Figurative Art | Dramatic Realist Artist Eric Armusik

Classical Figurative Artist

Painted Human Emotion

Eric Armusik, (b. 1973) paints classical figurative art that fuses his life experiences with art history.  His paintings are a declaration to the dramatic power of representational art.  The origin of his inspiration does not lie in academia, but rather his childhood, surrounded by the vivid paintings he saw in Gothic cathedrals as a child.  Eric doesn't aspire to simply paint a figure; he paints a moment, a human experience, and an emotional dialogue that transcends culture, religion and time itself.  If you want realist figurative art you can go to any academic painter.  If you want to know the sublime passion an artist has for the inner souls of the human beings in his paintings, you've come to the right painting website.  The work of Eric Armusik is painted human emotion.  Welcome to

Why I paint figurative art

What is it I love about painting figurative art?

I am often asked for a little bit of insight into my process.  The way in which I create quality and refined representational art has changed over the years as I’ve honed my process but my goals have not.  When I sit down to paint my desire to create something dramatic goes beyond just modeling what I see in front of me.  If I only cared to paint academic realism painting would be an easy process.  I would just set up a model and paint.  The realism art style, to me, is more than just representing what I see.  It's more than an unemotional response to a subject.  Realism is more than just skin deep.  There is a soul, a personality, something deeper I wish to discover as an artist.  From the time I was an art student I had to laugh how detached some artists were to “the model.”  To them they may have well been painting a vase or a chair.  A person was "a figure" much like any wooden mannequin you'd see at your local art store.  This narrow-minded attitude is spread around so much of the figurative art world.  The question is, when did we become so disconnected with our subject?  Is this an artist problem or a problem with society as a whole?What ever happened to empathy towards our fellow man?   When I work I want my model to tap into the spirit of the character.  I want that person to tell me how they feel with an expression or a longing that I have to find in them.  It's a paint-staking process to me, painting figurative art, but one with a lifetime of rewards.  Maybe I love my characters too much to call their painting "Untitled," like many artists do.  Maybe I'm an old fool that still thinks that beauty, especially inner beauty is worth painting.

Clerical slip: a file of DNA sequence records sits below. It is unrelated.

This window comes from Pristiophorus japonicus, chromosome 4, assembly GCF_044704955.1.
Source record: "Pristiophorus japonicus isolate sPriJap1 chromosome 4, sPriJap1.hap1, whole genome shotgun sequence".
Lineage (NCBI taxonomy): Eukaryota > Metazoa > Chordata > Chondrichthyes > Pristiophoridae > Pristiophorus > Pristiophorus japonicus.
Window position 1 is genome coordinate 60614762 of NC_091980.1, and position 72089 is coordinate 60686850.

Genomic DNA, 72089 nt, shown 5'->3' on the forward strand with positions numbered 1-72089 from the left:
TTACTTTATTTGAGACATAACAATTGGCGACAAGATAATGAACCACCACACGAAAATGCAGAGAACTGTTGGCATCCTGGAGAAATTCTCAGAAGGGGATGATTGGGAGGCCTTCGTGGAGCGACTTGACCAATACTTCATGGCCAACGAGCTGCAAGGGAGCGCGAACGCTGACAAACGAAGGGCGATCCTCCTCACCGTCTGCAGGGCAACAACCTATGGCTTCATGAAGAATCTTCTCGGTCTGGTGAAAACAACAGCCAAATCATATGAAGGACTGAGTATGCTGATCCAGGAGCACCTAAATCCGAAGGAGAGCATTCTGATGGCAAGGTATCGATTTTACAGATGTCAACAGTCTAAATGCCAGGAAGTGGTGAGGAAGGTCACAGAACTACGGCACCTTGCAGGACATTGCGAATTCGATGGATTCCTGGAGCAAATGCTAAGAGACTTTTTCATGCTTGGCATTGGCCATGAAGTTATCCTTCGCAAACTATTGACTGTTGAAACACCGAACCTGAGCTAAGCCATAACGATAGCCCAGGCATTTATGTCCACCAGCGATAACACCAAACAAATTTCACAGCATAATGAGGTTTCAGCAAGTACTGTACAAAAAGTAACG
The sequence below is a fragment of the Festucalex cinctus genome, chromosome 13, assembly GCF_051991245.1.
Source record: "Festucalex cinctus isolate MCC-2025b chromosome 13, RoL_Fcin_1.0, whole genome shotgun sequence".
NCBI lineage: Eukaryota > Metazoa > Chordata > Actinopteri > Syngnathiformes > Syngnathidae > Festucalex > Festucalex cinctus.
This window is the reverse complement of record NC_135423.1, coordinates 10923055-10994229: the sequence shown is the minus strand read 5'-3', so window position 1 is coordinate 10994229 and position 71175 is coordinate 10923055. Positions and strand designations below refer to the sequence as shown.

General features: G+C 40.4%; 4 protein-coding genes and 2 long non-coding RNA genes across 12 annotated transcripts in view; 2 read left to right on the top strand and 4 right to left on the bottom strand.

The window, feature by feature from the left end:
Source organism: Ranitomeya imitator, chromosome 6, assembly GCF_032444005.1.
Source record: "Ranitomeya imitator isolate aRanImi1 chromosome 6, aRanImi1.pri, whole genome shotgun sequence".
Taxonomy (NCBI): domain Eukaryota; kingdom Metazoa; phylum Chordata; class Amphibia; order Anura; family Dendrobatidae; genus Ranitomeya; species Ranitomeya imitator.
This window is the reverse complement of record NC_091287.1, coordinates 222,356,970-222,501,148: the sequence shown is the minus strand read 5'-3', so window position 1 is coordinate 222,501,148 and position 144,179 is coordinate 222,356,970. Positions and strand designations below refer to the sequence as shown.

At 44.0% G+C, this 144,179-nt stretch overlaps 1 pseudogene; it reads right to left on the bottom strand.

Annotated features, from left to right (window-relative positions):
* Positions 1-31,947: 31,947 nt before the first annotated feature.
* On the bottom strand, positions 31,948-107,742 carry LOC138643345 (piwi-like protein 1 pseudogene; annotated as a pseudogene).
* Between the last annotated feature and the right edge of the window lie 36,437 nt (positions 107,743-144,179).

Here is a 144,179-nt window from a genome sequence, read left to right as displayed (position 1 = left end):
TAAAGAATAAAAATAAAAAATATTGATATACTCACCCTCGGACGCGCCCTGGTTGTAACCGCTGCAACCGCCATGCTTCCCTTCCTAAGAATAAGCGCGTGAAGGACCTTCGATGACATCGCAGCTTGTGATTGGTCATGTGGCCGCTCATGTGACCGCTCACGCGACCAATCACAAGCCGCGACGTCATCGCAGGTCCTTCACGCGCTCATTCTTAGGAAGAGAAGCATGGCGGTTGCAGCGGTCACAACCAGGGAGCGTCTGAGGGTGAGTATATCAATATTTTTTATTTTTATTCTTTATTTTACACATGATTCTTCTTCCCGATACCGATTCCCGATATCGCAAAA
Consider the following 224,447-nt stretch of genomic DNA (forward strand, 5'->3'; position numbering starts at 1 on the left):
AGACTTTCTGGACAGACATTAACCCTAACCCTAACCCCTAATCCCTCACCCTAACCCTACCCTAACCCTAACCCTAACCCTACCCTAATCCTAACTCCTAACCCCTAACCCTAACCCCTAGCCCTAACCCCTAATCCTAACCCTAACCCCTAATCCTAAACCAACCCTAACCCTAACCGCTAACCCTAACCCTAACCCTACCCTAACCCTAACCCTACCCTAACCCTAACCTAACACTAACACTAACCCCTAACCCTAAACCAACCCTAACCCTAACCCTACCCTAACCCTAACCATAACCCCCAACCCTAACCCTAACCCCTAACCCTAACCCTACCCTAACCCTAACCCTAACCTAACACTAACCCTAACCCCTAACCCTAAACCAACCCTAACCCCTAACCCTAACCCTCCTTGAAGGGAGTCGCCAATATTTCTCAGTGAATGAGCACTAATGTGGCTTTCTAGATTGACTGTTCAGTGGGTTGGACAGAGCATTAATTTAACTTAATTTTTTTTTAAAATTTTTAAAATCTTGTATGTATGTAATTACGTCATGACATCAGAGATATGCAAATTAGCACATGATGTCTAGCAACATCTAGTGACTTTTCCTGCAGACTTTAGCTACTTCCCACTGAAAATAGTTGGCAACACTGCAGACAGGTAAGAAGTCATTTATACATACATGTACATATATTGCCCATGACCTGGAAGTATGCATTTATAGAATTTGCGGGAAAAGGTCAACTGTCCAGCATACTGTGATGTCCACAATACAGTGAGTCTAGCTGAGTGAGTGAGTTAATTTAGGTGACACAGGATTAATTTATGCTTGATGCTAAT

The purpose of my rant is, do what you love and have a damned good reason for what you do, no matter how stubborn it may seem.  There are endless approaches to subject matter.  The figure, or more importantly the soul inside it, is mine.

Below are some of the stages of one of my recent paintings, "Circe," that I did in 2015.  

See more of my paintings here at